As I write this post snow is softly falling outside, turning my little city into a winter wonderland. In the five winters that Brian and I have spent in Virginia, we've never seen a snowfall like this. Its breathtakingly beautiful, the 22-inches we've received so far softening the landscape with a blanket of white, turning our street into an unrecognizable scene dotted with pedestrians in bright winter parkas out enjoying the snow.
Holed up inside for the day, I managed to pull myself away from the window for about an hour to satisfy the urge to bake. An urge that is unavoidable when your outside world is blanketed with snow and inside, curled up in your favorite chair, under a quilt, with hot coffee (and perhaps a splash of Bailey's Irish Cream...), you are toasty warm and feeling very domestic. I'll share the cake that I just pulled from the oven in the next day or two, but on this snowy afternoon I feel it appropriate to give you a recipe for some chewy ginger cookies. They feel so very 'snow day', the perfect snack waiting on the counter when you come in from making snowmen and snow angels.
Ginger cookies have been a longtime favorite in our household, but I do believe that this is the first time I've ever made them myself. I've helped my momma on many past Christmas Eves to roll out perfect little balls of ginger snap dough, the delightfully crunchy cookies a staple between meals on Christmas day. But last year Brian and I were introduced to a different variety of ginger cookie, one that was chewy rather than crispy in texture, and laced with chunks of crystallized ginger. Brian declared them his favorite cookie, ever, and I vowed to find a recipe to replicate them prior to the next Christmas. Lucky for me, Bon Appetit read my mind.
We love the soft, chewy interior texture of these cookies, complemented perfectly by the crunchy shell of turbinado sugar that coats the exterior. The bits of crystallized ginger throughout are wonderful surprises.
Position 1 rack in top third of oven, 1 rack in bottom third; preheat to 350*. Line two baking sheets with parchment paper.
Whisk together flour, crystallized ginger, baking soda and 1/4 tsp salt in a medium bowl.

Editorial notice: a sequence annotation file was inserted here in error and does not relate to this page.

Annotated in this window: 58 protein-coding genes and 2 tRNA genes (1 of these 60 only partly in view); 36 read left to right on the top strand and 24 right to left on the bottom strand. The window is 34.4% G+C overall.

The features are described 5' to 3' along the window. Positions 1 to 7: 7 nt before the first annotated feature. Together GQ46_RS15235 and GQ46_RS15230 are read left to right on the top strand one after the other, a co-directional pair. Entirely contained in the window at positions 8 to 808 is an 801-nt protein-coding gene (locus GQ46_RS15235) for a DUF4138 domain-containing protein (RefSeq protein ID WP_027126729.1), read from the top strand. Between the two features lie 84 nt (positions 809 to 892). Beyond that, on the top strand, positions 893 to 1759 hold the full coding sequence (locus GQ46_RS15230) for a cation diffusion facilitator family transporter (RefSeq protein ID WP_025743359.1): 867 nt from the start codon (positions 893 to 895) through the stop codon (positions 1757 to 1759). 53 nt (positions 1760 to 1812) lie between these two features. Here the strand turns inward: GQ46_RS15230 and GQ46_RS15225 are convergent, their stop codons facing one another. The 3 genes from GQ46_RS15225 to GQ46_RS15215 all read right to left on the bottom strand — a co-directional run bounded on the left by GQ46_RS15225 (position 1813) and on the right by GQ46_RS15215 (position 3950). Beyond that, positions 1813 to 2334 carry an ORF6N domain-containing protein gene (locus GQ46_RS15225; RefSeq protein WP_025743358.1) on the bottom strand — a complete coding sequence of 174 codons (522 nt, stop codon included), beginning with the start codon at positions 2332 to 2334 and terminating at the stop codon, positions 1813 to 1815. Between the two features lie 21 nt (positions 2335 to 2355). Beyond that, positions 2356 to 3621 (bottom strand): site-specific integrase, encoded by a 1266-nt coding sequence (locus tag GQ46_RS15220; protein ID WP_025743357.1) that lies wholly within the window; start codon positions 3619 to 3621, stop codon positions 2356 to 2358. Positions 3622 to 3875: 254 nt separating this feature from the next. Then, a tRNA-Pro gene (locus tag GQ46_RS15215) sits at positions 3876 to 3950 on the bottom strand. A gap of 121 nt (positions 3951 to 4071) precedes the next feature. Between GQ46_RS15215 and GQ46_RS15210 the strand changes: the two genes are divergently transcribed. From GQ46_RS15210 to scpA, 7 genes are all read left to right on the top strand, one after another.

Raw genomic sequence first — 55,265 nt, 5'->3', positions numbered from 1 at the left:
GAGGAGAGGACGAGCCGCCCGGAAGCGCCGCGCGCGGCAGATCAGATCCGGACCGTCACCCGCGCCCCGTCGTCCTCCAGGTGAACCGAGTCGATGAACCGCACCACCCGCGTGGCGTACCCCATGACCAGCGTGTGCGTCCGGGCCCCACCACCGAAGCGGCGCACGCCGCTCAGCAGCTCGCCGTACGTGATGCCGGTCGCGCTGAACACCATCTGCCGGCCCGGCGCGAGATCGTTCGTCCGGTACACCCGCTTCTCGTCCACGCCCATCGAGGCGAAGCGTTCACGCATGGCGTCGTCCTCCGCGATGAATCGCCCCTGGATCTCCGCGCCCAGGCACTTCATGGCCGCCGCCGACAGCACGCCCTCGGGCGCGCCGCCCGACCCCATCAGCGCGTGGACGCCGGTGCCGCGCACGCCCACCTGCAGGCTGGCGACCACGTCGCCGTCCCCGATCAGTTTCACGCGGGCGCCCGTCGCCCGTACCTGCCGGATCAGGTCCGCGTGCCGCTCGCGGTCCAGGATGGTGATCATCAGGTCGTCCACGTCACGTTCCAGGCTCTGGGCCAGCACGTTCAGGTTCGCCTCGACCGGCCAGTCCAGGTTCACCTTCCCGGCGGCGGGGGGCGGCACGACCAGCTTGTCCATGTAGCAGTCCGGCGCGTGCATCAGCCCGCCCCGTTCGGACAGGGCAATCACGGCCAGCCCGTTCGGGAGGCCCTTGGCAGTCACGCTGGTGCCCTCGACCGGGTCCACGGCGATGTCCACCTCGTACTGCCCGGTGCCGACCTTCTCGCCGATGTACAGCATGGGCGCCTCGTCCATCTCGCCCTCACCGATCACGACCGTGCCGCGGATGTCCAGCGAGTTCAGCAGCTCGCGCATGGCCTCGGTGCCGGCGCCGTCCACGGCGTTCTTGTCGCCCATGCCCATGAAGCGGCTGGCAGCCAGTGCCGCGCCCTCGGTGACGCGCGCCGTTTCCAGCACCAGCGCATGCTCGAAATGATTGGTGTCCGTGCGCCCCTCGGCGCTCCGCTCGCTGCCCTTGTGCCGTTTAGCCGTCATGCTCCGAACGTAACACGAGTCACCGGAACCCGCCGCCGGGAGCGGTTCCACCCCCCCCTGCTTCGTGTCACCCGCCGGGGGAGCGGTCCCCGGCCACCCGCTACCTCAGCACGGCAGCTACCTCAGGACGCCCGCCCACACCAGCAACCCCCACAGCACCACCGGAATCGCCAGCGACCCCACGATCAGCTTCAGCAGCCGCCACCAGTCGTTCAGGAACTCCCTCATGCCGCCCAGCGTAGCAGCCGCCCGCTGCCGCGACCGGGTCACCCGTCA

Using an electric mixer, beat butter until creamy and light in a separate bowl for about 2 minutes. Gradually add brown sugar and beat on medium-high speed until creamy, about 3 minutes. Add egg, molasses, fresh ginger, ground ginger, cinnamon and cloves. Beat to blend.
Add flour mixture to wet mixture in two additions, beating on low speed just to blend between additions.
Place 1/2 cup of turbinado sugar in small bowl. Measure 1 tbsp of dough (a 1-tbsp ice cream scoop works really well) and roll into a ball between palms of hands. Roll dough in sugar and place on baking sheet. Repeat with remaining cookie dough, spacing cookies 1-1/2 to 2-inches apart.
Bake cookies until surfaces crack and cookies are firm around edges but still slightly soft in center, about 15 minutes. Cool completely on sheets on rack.
After asking you all what your favorite summer produce is (as part of the Saucy Mama Giveaway - see bottom of post) Brian and I had a discussion to sort out our favorites. I didn’t realize what a tough decision it would be to make! There are so many options, and I feel that my mind changes every few weeks as a new fruit or vegetable ripens into its season. We settled on tomatoes and peaches as our top two, and an entertaining debate ensued. In the end Brian’s number one was tomatoes and mine was peaches, and although the results are questionable (peaches and tomatoes are at their peak right now which brings up the issue of bias...) we each appreciated the merits of the other’s argument.
I’ll spare you the tomato argument today - it will have its place in the weeks to come, I promise. Instead, lets focus on peaches. Those perfect, plump, juicy globes with all the colors of the sunset splattered across their fuzzy skin. I love them - absolutely and with all the fervor deserved after waiting ten months for their reappearance in my daily diet. In their season, allowed to ripen on the tree and consumed within a couple of days of picking, fresh summer peaches are nothing like the bland, grainy imposters that fill bins in the supermarket during the off-season months.
The peaches themselves played strongly into my final decision. Those flavorful bites - sweet with a little bit of tart - that result in juice running down your arms to your elbows are pretty hard to beat. But the clincher, that final argument that sealed peaches firmly into the number one position on my summer produce scale, was their procurement. The actual act of wandering the orchard, ducking into the dappled shade provided by row after row of trees, finding the perfect peach and picking it with my own hands. Brian and I have been to Chiles Peach Orchard three times already in the six weekends that pick-your-own peaches have been available, coming home with 25 pounds after each visit.
What does one (or in this case, two) do with 75 pounds of fresh peaches? Many wonderful things, dear readers. You’ve already heard about one, the slow-rise peach pancakes that graced our table one Sunday breakfast. There have been peaches in smoothies, oatmeal and on top of cereal. They’ve been baked in the folds of buttery pastry, grilled to perfection on the grill and simmered with blackberry puree’ to form the most delicious jam. I’ve even frozen half-a-dozen quarts for future cobblers and milkshakes during the off-season. I hope to share all of these recipes with you, but for now, I leave you with my newest addiction - Peach Bread.